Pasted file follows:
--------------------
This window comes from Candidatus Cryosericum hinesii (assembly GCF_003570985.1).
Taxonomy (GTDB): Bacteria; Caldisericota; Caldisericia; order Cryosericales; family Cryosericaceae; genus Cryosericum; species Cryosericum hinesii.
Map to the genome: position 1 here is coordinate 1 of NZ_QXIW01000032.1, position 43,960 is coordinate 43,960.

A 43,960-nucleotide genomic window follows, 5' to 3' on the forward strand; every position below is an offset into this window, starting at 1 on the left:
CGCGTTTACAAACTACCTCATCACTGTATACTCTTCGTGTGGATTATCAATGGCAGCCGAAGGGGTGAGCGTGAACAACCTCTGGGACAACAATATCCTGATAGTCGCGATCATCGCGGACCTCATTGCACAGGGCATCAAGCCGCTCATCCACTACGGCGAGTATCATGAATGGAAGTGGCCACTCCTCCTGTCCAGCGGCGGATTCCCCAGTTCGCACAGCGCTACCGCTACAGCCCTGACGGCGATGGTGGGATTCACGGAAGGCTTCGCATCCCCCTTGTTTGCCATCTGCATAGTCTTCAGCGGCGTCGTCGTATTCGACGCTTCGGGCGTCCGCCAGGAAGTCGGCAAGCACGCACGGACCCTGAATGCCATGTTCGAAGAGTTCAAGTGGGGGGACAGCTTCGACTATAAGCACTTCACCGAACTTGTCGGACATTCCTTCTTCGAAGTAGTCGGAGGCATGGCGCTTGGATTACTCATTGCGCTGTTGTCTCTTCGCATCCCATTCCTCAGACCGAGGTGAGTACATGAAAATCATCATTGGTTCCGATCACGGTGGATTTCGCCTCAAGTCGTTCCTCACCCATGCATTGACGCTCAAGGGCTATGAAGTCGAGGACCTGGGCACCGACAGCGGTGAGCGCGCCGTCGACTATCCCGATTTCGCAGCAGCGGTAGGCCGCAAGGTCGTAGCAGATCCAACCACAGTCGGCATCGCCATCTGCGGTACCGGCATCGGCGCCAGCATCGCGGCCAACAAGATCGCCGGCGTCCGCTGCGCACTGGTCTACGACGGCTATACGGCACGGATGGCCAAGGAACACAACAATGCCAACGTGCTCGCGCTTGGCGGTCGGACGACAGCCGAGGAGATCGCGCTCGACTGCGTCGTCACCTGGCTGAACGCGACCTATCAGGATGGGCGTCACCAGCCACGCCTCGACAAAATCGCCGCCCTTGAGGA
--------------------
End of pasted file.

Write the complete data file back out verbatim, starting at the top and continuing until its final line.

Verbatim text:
This window comes from Candidatus Cryosericum hinesii (assembly GCF_003570985.1).
Taxonomy (GTDB): Bacteria; Caldisericota; Caldisericia; order Cryosericales; family Cryosericaceae; genus Cryosericum; species Cryosericum hinesii.
Map to the genome: position 1 here is coordinate 1 of NZ_QXIW01000032.1, position 43,960 is coordinate 43,960.

A 43,960-nucleotide genomic window follows, 5' to 3' on the forward strand; every position below is an offset into this window, starting at 1 on the left:
CGCGTTTACAAACTACCTCATCACTGTATACTCTTCGTGTGGATTATCAATGGCAGCCGAAGGGGTGAGCGTGAACAACCTCTGGGACAACAATATCCTGATAGTCGCGATCATCGCGGACCTCATTGCACAGGGCATCAAGCCGCTCATCCACTACGGCGAGTATCATGAATGGAAGTGGCCACTCCTCCTGTCCAGCGGCGGATTCCCCAGTTCGCACAGCGCTACCGCTACAGCCCTGACGGCGATGGTGGGATTCACGGAAGGCTTCGCATCCCCCTTGTTTGCCATCTGCATAGTCTTCAGCGGCGTCGTCGTATTCGACGCTTCGGGCGTCCGCCAGGAAGTCGGCAAGCACGCACGGACCCTGAATGCCATGTTCGAAGAGTTCAAGTGGGGGGACAGCTTCGACTATAAGCACTTCACCGAACTTGTCGGACATTCCTTCTTCGAAGTAGTCGGAGGCATGGCGCTTGGATTACTCATTGCGCTGTTGTCTCTTCGCATCCCATTCCTCAGACCGAGGTGAGTACATGAAAATCATCATTGGTTCCGATCACGGTGGATTTCGCCTCAAGTCGTTCCTCACCCATGCATTGACGCTCAAGGGCTATGAAGTCGAGGACCTGGGCACCGACAGCGGTGAGCGCGCCGTCGACTATCCCGATTTCGCAGCAGCGGTAGGCCGCAAGGTCGTAGCAGATCCAACCACAGTCGGCATCGCCATCTGCGGTACCGGCATCGGCGCCAGCATCGCGGCCAACAAGATCGCCGGCGTCCGCTGCGCACTGGTCTACGACGGCTATACGGCACGGATGGCCAAGGAACACAACAATGCCAACGTGCTCGCGCTTGGCGGTCGGACGACAGCCGAGGAGATCGCGCTCGACTGCGTCGTCACCTGGCTGAACGCGACCTATCAGGATGGGCGTCACCAGCCACGCCTCGACAAAATCGCCGCCCTTGAGGA